Tuesday, November 21, 2006

Tuesday Blogging

Reasons that support the quest for the 2 seed

With 9-1 Chicago in control of the NFC, the Cowboys can realistically set the No. 2 spot in the conference as attainable.

The path has been cut. All the Cowboys have to do is take it. Here's why:

The quarterback

The Cowboys say they knew Tony Romo could be good, but no one expected this. In his first four career starts, Romo is 3-1 and has completed 70.2 percent of his passes for 1,088 yards with five touchdowns and two interceptions. "It's unbelievable," nose tackle Jason Ferguson said.

The schedule

Four of their final six games are at Texas Stadium, where the Cowboys are 3-1. Those four visiting teams are a combined 5-13 on the road. "It's good, but it doesn't really matter home or away," linebacker Bradie James said. "We have to win."


In winning three of the past four games, the Cowboys are plus-8 in turnovers. The defense scored a game-tying touchdown Sunday against the Colts on linebacker Kevin Burnett's 39-yard interception return in the third quarter.

Few injuries

Unlike the two previous seasons when running back Julius Jones battled injuries, he's fine now. Jones needs 187 yards to become the first Cowboys running back to rush for 1,000 yards since Emmitt Smith in 2001. Other than receiver Terry Glenn, no offensive player has missed a game due to injury. The only major injury, and it was big, was the torn Achilles' tendon suffered by linebacker Greg Ellis.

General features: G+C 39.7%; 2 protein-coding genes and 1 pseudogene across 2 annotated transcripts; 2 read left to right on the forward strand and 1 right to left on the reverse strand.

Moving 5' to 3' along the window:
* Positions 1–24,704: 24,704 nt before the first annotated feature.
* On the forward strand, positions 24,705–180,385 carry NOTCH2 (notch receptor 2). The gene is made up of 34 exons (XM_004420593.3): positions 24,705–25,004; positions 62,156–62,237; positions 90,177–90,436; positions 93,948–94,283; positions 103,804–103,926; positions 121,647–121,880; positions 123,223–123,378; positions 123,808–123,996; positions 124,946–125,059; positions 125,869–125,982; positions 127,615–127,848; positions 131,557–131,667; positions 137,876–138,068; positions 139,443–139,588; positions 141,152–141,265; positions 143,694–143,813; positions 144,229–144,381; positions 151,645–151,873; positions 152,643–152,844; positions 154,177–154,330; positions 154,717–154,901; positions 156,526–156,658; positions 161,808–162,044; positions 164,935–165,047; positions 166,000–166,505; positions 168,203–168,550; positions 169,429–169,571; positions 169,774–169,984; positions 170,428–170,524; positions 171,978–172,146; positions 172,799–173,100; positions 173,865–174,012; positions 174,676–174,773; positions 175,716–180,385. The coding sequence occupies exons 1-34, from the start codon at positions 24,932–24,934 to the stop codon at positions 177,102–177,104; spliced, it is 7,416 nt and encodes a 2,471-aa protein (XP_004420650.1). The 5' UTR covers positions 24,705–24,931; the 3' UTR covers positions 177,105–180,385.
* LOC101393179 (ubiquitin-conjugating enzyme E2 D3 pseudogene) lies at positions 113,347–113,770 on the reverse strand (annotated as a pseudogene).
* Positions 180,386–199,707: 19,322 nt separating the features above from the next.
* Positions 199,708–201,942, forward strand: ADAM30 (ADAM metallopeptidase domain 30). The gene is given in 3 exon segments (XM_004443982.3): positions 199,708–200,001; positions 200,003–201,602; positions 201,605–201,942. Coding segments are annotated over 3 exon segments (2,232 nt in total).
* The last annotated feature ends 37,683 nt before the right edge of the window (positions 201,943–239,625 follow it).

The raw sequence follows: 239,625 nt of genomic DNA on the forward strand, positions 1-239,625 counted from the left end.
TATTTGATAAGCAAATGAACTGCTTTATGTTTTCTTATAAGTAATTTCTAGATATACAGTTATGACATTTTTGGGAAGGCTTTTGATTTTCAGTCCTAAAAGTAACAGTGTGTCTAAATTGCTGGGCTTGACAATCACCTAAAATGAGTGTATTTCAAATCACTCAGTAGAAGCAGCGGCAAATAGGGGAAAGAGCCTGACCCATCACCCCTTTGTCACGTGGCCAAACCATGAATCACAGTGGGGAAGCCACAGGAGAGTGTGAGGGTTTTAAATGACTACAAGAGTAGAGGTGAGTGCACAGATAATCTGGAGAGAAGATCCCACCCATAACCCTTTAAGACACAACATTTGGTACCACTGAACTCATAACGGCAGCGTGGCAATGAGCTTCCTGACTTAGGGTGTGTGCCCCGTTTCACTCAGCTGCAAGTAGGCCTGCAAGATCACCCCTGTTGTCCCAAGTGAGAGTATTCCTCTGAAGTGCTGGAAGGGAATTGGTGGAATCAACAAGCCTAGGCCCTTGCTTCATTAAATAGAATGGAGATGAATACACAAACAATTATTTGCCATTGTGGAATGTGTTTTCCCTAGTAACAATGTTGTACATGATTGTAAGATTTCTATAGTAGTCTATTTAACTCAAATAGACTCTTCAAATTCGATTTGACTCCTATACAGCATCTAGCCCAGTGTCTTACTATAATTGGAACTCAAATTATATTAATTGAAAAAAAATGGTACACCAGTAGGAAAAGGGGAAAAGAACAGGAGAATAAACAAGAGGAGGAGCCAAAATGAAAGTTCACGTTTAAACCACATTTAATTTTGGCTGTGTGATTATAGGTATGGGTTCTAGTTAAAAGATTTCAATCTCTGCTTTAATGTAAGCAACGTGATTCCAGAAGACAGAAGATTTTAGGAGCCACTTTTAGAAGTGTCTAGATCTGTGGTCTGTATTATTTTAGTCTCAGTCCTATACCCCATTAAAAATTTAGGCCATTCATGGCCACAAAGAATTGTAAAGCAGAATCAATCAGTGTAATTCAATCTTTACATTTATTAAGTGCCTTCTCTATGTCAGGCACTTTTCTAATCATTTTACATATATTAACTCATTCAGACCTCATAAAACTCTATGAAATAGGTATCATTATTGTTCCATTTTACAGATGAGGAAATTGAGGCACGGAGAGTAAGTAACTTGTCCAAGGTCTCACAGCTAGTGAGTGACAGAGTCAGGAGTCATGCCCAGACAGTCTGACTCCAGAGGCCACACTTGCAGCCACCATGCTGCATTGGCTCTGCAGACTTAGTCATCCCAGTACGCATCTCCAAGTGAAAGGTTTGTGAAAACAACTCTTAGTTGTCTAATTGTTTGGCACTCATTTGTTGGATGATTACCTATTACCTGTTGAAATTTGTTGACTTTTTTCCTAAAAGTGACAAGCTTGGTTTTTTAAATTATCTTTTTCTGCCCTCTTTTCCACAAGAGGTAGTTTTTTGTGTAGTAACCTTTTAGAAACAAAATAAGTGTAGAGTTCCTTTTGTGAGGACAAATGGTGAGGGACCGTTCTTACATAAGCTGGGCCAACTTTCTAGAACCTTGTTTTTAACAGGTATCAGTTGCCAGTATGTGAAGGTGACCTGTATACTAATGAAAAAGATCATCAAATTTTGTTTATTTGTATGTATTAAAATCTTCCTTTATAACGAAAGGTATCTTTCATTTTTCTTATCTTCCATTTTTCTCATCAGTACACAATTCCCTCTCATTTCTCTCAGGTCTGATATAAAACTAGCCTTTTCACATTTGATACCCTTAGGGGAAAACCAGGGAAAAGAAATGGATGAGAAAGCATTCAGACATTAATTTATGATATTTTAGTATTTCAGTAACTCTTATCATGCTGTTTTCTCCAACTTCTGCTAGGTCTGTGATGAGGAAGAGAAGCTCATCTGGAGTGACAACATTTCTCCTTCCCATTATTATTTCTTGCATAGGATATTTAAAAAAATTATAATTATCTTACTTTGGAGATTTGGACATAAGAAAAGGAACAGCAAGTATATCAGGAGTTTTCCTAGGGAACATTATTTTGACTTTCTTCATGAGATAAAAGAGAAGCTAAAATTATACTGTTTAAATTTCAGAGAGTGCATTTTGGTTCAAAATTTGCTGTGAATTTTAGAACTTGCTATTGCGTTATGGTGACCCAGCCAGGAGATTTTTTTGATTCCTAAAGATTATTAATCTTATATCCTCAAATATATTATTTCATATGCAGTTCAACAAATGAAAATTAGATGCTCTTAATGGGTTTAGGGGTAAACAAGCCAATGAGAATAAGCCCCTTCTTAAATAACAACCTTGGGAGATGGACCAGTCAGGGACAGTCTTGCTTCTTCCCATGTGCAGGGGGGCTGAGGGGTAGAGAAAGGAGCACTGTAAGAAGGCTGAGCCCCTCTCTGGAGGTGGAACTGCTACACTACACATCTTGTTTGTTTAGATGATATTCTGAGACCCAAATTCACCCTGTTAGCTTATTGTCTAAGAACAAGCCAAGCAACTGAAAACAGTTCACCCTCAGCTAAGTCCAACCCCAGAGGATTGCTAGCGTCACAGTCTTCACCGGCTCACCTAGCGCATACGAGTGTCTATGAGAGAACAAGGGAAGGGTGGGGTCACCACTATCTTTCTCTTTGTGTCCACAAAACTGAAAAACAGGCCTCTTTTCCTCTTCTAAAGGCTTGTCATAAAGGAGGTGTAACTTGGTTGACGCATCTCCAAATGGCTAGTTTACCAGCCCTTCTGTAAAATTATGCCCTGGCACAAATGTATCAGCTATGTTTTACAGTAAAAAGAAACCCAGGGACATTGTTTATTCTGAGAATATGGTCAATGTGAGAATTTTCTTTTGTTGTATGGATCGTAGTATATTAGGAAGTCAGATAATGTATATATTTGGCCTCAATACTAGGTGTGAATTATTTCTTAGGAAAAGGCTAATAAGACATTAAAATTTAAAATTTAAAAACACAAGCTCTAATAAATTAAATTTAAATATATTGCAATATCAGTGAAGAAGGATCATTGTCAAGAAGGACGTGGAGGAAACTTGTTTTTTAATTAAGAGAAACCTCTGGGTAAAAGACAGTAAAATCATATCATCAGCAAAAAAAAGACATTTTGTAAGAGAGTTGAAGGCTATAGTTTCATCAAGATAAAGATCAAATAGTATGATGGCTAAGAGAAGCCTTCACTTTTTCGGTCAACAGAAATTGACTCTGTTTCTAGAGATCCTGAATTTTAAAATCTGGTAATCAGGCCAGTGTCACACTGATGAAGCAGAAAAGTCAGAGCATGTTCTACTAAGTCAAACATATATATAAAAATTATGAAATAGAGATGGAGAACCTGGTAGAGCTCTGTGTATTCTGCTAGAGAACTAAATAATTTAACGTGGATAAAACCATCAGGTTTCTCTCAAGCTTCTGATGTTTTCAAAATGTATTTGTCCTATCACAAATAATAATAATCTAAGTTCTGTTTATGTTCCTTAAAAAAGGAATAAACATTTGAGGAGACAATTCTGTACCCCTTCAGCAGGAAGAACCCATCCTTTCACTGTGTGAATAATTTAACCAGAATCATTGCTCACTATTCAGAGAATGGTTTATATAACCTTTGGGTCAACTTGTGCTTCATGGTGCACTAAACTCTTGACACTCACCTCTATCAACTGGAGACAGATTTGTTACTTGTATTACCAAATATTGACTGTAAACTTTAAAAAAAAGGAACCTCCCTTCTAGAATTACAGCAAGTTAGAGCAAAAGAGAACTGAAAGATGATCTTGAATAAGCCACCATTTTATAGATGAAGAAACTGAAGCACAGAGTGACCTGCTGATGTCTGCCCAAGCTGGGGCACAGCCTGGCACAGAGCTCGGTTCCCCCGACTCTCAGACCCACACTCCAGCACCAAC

Getting the breaks

Donovan McNabb is out for the season. The New York Giants are dealing with serious injuries to left tackle Luke Petitgout, defensive ends Michael Strahan, Justin Tuck and Osi Umenyiora and linebacker Carlos Emmons. New Orleans has lost back-to-back games. Atlanta has lost three consecutive games. Seattle is 6-4, but its quarterback is hurt and Shaun Alexander has yet to regain his pre-injury form.

Jim Reeves with the column about Today’s NFL…As you know, this beats me…

Oh, sure, the Cowboys got a couple of key breaks, such as the pass interference call that should have been made on Roy Williams' goal-line interception, and the fact that Kevin Burnett would probably have been ruled down on his touchdown interception return if Tony Dungy wasn't using his red challenge flag to blow his nose at the time.